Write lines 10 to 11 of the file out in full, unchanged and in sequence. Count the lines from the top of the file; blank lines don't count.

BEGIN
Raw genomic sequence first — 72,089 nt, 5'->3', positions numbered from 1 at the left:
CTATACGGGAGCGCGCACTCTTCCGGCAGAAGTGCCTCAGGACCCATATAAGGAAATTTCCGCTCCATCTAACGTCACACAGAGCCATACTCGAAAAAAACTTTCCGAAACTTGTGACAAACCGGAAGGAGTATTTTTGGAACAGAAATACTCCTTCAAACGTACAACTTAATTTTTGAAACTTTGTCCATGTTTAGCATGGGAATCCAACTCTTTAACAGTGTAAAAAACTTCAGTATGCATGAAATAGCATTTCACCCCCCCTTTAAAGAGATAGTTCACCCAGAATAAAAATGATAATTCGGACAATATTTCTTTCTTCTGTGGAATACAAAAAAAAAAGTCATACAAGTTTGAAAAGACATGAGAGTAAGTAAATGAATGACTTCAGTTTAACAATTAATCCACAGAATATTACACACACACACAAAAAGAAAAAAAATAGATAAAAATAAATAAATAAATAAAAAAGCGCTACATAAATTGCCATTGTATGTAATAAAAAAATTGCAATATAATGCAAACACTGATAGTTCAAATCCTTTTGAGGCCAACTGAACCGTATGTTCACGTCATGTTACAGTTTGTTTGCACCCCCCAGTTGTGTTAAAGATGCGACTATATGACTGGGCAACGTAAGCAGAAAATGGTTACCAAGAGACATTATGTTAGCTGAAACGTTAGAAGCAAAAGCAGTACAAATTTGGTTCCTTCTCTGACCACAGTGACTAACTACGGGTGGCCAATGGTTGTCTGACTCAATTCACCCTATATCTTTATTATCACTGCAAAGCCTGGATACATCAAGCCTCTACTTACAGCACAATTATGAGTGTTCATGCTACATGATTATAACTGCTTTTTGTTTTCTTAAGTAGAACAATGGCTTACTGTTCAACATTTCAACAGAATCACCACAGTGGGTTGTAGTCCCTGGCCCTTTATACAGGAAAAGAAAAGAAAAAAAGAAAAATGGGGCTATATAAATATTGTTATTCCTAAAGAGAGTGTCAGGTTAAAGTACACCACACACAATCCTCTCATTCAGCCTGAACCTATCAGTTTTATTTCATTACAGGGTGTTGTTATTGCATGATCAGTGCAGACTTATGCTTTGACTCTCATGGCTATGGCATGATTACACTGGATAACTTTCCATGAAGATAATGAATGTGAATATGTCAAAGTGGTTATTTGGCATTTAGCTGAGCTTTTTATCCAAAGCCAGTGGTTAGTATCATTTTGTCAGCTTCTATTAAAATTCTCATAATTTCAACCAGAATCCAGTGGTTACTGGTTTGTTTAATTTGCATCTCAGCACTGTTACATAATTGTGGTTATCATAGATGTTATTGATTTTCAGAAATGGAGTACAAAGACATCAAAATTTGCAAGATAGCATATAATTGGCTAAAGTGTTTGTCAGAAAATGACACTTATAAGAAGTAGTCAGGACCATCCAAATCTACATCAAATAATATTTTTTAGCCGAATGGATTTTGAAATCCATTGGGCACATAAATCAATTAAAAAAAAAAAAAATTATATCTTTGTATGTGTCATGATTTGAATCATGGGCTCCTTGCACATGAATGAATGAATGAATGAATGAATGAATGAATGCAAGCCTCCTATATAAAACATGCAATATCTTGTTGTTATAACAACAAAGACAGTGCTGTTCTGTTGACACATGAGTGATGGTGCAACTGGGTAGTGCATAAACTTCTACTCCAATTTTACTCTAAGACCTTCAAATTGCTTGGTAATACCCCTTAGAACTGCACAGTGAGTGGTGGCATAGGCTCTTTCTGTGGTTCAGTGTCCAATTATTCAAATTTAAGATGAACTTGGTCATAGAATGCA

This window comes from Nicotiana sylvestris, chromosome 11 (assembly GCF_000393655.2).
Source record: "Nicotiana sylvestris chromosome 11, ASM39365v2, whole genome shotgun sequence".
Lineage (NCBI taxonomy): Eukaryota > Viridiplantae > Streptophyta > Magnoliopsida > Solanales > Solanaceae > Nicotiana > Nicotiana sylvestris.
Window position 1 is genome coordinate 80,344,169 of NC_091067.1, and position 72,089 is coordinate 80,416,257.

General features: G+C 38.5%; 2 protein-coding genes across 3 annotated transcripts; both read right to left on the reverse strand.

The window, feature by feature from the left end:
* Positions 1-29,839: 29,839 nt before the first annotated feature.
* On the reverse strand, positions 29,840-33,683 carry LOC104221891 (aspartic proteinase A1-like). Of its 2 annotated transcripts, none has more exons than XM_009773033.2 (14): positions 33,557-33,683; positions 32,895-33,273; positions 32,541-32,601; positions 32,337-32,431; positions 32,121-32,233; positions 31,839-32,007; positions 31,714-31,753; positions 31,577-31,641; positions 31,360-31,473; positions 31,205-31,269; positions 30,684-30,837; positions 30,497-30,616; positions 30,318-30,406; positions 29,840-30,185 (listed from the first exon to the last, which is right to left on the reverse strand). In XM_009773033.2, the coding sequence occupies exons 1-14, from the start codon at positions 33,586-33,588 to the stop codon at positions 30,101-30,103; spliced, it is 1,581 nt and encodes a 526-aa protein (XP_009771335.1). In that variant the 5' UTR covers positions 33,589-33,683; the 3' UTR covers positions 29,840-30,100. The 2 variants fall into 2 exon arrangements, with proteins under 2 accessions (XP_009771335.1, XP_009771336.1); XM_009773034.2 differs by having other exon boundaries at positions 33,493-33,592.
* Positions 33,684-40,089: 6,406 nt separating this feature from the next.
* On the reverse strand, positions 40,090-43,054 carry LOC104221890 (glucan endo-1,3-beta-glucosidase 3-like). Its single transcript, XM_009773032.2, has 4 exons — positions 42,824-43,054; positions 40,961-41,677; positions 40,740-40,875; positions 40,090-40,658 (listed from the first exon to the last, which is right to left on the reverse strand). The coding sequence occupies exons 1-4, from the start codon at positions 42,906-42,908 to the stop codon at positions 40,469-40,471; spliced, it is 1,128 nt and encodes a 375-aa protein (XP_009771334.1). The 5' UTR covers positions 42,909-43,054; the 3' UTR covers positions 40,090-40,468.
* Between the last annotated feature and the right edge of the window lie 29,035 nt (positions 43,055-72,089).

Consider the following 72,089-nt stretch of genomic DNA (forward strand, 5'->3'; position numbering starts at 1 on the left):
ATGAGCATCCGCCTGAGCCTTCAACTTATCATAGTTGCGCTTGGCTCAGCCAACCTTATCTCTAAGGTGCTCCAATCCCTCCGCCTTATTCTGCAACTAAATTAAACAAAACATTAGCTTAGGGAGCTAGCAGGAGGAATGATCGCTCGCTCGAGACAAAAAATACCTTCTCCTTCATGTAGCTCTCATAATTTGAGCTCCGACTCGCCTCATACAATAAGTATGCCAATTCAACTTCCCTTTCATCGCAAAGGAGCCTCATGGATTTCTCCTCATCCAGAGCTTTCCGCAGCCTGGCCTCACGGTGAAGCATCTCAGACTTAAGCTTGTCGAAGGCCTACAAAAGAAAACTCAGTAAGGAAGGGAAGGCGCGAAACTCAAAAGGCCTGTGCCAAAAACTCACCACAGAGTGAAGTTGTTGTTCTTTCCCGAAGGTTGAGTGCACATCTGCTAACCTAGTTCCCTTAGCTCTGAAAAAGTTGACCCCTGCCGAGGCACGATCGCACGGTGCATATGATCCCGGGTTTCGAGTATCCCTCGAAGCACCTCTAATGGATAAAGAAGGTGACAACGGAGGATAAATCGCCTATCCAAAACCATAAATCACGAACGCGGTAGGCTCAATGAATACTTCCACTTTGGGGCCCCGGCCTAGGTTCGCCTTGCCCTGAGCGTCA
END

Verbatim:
* On the reverse strand, positions 29,840-33,683 carry LOC104221891 (aspartic proteinase A1-like). Of its 2 annotated transcripts, none has more exons than XM_009773033.2 (14): positions 33,557-33,683; positions 32,895-33,273; positions 32,541-32,601; positions 32,337-32,431; positions 32,121-32,233; positions 31,839-32,007; positions 31,714-31,753; positions 31,577-31,641; positions 31,360-31,473; positions 31,205-31,269; positions 30,684-30,837; positions 30,497-30,616; positions 30,318-30,406; positions 29,840-30,185 (listed from the first exon to the last, which is right to left on the reverse strand). In XM_009773033.2, the coding sequence occupies exons 1-14, from the start codon at positions 33,586-33,588 to the stop codon at positions 30,101-30,103; spliced, it is 1,581 nt and encodes a 526-aa protein (XP_009771335.1). In that variant the 5' UTR covers positions 33,589-33,683; the 3' UTR covers positions 29,840-30,100. The 2 variants fall into 2 exon arrangements, with proteins under 2 accessions (XP_009771335.1, XP_009771336.1); XM_009773034.2 differs by having other exon boundaries at positions 33,493-33,592.
* Positions 33,684-40,089: 6,406 nt separating this feature from the next.